When is a Snow Emergency like a Public Health Emergency?

Snow events, for local government agencies, are pretty unique. They are emergencies, no doubt, but kind of slow-moving emergencies. There’s generally a lead-in time with advanced warning (when the grocery stores get cleaned out), then a slowly deteriorating situation that stresses response capacity and only after the event is over do you how bad it really was.

Sounds a bit like a pandemic to me.

Except for places that are the first hit (Mexico, San Diego, and Texas in H1N1, China in SARS), there’s at least some warning in a disease event. And response capacity stressed? Oh yeah, definitely; beds, nurses, medications, vaccines, respirators, you name it there was a shortage of it. And only after it’s over do we really have a good view of how bad it was, and how big of a bullet we (hopefully) dodged.

The public information needs are also similar. There are new rules put into effect (snow emergency route parking restrictions and isolation or school closings), recommendations on how best to deal with the situation (wear lots of layers or lift with knees while shoveling and covering your cough), and a need for situation updates (Mayor Booker is a great new example and CDCs FluView is another).

Okay, for all of you naysayers, it’s not perfect, but there are lessons to be learned, right?

Which leads to my point. Pam Broviak, writing for the Government in the Lab website, details the efforts of a City Manager for the City of Elgin, IL during the recent blizzard that ate the Midwest to communicate with the public.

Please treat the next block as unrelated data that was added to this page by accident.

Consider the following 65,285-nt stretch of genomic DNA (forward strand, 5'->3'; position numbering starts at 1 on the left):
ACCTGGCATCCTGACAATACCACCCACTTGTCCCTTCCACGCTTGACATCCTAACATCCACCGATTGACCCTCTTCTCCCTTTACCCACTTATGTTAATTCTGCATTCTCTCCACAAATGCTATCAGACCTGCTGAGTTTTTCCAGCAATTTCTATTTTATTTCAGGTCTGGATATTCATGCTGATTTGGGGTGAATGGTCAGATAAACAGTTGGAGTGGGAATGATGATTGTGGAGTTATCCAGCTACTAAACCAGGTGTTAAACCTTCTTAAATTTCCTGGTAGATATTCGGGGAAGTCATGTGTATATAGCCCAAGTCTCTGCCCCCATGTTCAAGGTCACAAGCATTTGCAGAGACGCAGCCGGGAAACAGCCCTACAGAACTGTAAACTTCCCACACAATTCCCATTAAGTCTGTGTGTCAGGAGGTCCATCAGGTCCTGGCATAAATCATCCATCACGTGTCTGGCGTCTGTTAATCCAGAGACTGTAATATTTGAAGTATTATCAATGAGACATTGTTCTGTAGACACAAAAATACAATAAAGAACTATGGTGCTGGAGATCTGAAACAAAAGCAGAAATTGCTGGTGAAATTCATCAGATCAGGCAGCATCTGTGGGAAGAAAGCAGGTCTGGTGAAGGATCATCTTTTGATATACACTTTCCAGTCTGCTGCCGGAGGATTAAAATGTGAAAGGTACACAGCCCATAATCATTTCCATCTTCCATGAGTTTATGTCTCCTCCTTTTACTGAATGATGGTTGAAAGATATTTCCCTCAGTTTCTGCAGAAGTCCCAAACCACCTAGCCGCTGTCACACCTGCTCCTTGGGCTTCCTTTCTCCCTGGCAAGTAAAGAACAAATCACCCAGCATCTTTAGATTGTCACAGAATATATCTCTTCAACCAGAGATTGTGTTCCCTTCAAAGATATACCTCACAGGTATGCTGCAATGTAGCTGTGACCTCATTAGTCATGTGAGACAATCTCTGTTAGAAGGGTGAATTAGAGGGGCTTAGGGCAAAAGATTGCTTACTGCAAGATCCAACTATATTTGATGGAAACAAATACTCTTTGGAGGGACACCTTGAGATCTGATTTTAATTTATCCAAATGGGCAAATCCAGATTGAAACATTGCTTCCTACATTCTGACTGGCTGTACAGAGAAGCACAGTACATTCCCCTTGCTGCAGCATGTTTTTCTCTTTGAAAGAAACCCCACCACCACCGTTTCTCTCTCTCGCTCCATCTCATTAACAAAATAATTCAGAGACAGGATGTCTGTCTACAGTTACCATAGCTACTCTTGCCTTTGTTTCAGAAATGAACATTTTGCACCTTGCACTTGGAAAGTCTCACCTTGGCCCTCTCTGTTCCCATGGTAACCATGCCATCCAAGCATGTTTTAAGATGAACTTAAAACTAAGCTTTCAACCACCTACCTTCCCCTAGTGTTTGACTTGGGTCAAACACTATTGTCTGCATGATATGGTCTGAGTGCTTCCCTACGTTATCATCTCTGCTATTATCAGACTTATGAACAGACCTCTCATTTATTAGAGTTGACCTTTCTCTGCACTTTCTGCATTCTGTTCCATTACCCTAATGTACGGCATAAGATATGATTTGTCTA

Ms.Broviak identified eight things we all can learn about communicating during slow-moving emergencies (and most of them have to do with utilizing social media):

  1. Publish the local weather alert and let people know where to get more information. This information should be issued in a press release, posted on the city’s website, and sent out through the city’s social media accounts, automated call services, and e-mail blasts.
  2. As more information is received, follow up through the same channels letting people know about special rules in effect and how services will be impacted.
  3. Once the storm hits, post information on social media channels about the snow and ice control operations and give people an idea about how often updates will be provided.
  4. Continue regular updates throughout the storm, and include information about equipment, schedules, staffing, status of services such as power, traffic conditions and road closures, weather conditions, emergency service response, and other relevant issues.
  5. Post snow plow location data if available.
  6. Inform citizens if operations are suspended and let them know when they resume.
  7. Inform citizens of problems and property damage.
  8. Let residents know as operations near completion. Leave them with contact information and one last update on the status of operations.

While these are very much associated with snow removal and other infrastructure-y things, I think they’re absolutely necessary in public health and other slow-moving emergencies. Push out information early and often, through a variety of channels, provide situation updates including information on where things are happening, be the first to note when things aren’t going as well as planned, and finally, let people know where they can learn more.

I think of these tips as core goals of an emergency communication effort. That they’re tied to social media here is just an illustration of one tool in the toolbox.